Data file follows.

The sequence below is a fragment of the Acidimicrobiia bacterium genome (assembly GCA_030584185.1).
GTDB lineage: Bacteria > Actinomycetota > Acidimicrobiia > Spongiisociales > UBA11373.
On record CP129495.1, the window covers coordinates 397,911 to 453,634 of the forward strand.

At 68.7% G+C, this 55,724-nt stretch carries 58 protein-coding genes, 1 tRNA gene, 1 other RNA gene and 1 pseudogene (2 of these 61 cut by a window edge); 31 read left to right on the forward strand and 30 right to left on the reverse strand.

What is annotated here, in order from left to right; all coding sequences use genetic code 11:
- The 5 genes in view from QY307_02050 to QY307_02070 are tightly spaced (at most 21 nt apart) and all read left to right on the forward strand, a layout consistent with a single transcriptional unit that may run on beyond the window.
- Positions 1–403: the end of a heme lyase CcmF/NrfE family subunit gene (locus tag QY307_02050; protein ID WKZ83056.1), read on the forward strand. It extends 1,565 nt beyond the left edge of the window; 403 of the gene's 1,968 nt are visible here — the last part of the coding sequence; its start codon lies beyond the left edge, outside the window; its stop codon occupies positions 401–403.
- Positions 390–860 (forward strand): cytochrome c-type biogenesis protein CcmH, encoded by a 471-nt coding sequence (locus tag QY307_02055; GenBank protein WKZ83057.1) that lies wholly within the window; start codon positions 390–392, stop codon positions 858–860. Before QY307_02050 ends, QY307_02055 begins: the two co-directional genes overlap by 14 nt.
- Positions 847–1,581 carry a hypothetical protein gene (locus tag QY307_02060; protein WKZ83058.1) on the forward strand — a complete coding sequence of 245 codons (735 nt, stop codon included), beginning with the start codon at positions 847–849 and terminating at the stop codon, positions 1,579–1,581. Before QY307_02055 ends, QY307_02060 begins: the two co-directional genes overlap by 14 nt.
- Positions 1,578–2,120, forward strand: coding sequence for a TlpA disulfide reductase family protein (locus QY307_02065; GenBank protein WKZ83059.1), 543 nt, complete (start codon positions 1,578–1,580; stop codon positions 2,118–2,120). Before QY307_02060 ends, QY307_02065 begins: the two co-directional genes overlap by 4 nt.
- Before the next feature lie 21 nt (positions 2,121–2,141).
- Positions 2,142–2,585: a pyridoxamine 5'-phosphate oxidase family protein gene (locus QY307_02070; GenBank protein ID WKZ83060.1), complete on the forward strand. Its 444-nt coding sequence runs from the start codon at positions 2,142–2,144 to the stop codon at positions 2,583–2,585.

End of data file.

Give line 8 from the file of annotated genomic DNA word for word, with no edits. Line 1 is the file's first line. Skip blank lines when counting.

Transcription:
- Positions 390–860 (forward strand): cytochrome c-type biogenesis protein CcmH, encoded by a 471-nt coding sequence (locus tag QY307_02055; GenBank protein WKZ83057.1) that lies wholly within the window; start codon positions 390–392, stop codon positions 858–860. Before QY307_02050 ends, QY307_02055 begins: the two co-directional genes overlap by 14 nt.